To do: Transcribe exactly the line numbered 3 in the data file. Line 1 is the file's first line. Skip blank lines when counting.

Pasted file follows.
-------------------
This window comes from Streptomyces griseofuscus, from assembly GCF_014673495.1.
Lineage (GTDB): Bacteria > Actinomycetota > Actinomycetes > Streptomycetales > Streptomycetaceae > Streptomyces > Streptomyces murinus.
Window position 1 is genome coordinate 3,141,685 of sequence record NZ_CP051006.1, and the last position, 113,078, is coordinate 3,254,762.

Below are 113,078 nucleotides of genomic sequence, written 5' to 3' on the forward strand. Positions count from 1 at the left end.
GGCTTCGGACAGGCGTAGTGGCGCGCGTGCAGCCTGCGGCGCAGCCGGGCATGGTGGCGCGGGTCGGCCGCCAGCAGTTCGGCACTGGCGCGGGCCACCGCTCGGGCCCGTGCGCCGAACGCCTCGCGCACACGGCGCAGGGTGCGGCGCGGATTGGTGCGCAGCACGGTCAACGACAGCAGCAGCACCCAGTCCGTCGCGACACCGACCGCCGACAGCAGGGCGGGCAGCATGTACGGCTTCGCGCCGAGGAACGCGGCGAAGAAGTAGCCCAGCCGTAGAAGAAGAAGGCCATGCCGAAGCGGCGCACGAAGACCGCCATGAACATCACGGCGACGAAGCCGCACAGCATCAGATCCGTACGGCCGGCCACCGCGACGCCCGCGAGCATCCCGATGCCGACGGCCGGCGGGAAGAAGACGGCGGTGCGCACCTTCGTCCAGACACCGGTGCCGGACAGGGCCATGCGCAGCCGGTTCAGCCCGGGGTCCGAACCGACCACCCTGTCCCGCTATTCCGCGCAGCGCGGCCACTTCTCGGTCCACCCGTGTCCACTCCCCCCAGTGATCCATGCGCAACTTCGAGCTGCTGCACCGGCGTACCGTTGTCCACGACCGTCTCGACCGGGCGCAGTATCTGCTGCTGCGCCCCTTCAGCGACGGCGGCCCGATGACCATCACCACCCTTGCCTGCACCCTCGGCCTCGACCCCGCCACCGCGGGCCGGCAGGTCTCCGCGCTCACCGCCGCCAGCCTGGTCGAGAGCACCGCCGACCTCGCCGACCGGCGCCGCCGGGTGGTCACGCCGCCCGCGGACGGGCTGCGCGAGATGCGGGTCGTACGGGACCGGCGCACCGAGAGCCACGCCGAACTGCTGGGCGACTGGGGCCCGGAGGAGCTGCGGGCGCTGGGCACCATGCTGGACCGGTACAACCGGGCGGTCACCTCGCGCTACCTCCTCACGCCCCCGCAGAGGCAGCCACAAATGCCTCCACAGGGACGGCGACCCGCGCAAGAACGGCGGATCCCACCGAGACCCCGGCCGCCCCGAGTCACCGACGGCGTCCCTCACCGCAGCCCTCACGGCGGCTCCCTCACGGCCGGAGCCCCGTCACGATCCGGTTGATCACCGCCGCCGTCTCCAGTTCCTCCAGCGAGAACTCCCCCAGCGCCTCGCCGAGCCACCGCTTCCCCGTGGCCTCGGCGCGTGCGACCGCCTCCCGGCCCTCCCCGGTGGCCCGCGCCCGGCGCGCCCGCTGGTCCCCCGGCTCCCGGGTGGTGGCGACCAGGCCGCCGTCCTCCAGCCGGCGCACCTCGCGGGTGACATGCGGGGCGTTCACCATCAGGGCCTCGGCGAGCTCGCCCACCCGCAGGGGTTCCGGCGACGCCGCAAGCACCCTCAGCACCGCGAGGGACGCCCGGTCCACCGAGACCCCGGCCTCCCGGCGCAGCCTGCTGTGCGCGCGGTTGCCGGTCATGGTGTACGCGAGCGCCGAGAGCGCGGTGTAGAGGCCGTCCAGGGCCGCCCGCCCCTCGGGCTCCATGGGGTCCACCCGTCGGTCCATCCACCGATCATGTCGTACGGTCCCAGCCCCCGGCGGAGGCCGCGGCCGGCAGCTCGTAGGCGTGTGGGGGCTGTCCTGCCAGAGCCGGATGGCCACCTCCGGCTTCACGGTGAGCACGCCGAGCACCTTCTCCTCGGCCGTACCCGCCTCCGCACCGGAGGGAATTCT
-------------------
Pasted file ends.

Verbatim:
Window position 1 is genome coordinate 3,141,685 of sequence record NZ_CP051006.1, and the last position, 113,078, is coordinate 3,254,762.